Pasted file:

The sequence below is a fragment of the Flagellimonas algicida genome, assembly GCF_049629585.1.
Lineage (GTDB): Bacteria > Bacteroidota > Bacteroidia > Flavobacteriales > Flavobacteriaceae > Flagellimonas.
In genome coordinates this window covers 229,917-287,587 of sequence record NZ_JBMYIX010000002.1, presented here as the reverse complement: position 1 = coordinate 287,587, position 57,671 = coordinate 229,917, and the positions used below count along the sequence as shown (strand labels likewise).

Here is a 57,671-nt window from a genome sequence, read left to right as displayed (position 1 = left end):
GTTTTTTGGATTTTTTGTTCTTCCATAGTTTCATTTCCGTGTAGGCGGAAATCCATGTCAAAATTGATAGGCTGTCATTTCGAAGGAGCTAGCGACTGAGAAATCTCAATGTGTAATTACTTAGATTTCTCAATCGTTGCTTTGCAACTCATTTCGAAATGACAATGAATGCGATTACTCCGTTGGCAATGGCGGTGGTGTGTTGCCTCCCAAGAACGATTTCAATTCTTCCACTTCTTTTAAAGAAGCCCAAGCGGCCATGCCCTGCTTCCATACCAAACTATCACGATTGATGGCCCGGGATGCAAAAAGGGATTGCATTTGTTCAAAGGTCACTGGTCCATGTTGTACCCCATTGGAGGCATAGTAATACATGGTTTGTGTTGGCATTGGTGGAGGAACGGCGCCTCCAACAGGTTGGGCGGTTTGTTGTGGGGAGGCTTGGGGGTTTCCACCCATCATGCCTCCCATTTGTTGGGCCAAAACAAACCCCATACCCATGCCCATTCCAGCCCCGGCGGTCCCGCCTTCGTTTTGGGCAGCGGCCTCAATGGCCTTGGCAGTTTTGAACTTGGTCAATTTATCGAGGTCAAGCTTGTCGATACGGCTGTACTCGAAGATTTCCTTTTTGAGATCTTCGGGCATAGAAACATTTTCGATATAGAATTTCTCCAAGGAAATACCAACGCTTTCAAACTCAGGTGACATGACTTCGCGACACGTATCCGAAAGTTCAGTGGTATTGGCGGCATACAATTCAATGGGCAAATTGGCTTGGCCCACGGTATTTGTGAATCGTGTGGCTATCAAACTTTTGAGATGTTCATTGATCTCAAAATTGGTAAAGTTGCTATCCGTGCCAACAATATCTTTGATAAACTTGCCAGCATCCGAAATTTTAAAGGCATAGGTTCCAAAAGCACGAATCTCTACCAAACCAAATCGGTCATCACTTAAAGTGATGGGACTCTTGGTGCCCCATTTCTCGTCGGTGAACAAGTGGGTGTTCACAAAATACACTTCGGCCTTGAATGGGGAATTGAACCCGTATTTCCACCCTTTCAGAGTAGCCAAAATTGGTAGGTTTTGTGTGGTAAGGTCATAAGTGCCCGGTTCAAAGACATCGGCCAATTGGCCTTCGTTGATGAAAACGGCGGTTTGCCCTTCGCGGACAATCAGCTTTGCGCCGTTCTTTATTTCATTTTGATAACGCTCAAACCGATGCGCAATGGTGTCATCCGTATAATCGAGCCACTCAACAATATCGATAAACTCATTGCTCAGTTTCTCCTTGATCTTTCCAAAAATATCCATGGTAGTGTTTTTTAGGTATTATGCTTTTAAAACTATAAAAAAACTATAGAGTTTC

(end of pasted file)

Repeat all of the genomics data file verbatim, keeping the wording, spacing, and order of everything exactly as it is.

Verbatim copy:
The sequence below is a fragment of the Flagellimonas algicida genome, assembly GCF_049629585.1.
Lineage (GTDB): Bacteria > Bacteroidota > Bacteroidia > Flavobacteriales > Flavobacteriaceae > Flagellimonas.
In genome coordinates this window covers 229,917-287,587 of sequence record NZ_JBMYIX010000002.1, presented here as the reverse complement: position 1 = coordinate 287,587, position 57,671 = coordinate 229,917, and the positions used below count along the sequence as shown (strand labels likewise).

Here is a 57,671-nt window from a genome sequence, read left to right as displayed (position 1 = left end):
GTTTTTTGGATTTTTTGTTCTTCCATAGTTTCATTTCCGTGTAGGCGGAAATCCATGTCAAAATTGATAGGCTGTCATTTCGAAGGAGCTAGCGACTGAGAAATCTCAATGTGTAATTACTTAGATTTCTCAATCGTTGCTTTGCAACTCATTTCGAAATGACAATGAATGCGATTACTCCGTTGGCAATGGCGGTGGTGTGTTGCCTCCCAAGAACGATTTCAATTCTTCCACTTCTTTTAAAGAAGCCCAAGCGGCCATGCCCTGCTTCCATACCAAACTATCACGATTGATGGCCCGGGATGCAAAAAGGGATTGCATTTGTTCAAAGGTCACTGGTCCATGTTGTACCCCATTGGAGGCATAGTAATACATGGTTTGTGTTGGCATTGGTGGAGGAACGGCGCCTCCAACAGGTTGGGCGGTTTGTTGTGGGGAGGCTTGGGGGTTTCCACCCATCATGCCTCCCATTTGTTGGGCCAAAACAAACCCCATACCCATGCCCATTCCAGCCCCGGCGGTCCCGCCTTCGTTTTGGGCAGCGGCCTCAATGGCCTTGGCAGTTTTGAACTTGGTCAATTTATCGAGGTCAAGCTTGTCGATACGGCTGTACTCGAAGATTTCCTTTTTGAGATCTTCGGGCATAGAAACATTTTCGATATAGAATTTCTCCAAGGAAATACCAACGCTTTCAAACTCAGGTGACATGACTTCGCGACACGTATCCGAAAGTTCAGTGGTATTGGCGGCATACAATTCAATGGGCAAATTGGCTTGGCCCACGGTATTTGTGAATCGTGTGGCTATCAAACTTTTGAGATGTTCATTGATCTCAAAATTGGTAAAGTTGCTATCCGTGCCAACAATATCTTTGATAAACTTGCCAGCATCCGAAATTTTAAAGGCATAGGTTCCAAAAGCACGAATCTCTACCAAACCAAATCGGTCATCACTTAAAGTGATGGGACTCTTGGTGCCCCATTTCTCGTCGGTGAACAAGTGGGTGTTCACAAAATACACTTCGGCCTTGAATGGGGAATTGAACCCGTATTTCCACCCTTTCAGAGTAGCCAAAATTGGTAGGTTTTGTGTGGTAAGGTCATAAGTGCCCGGTTCAAAGACATCGGCCAATTGGCCTTCGTTGATGAAAACGGCGGTTTGCCCTTCGCGGACAATCAGCTTTGCGCCGTTCTTTATTTCATTTTGATAACGCTCAAACCGATGCGCAATGGTGTCATCCGTATAATCGAGCCACTCAACAATATCGATAAACTCATTGCTCAGTTTCTCCTTGATCTTTCCAAAAATATCCATGGTAGTGTTTTTTAGGTATTATGCTTTTAAAACTATAAAAAAACTATAGAGTTTC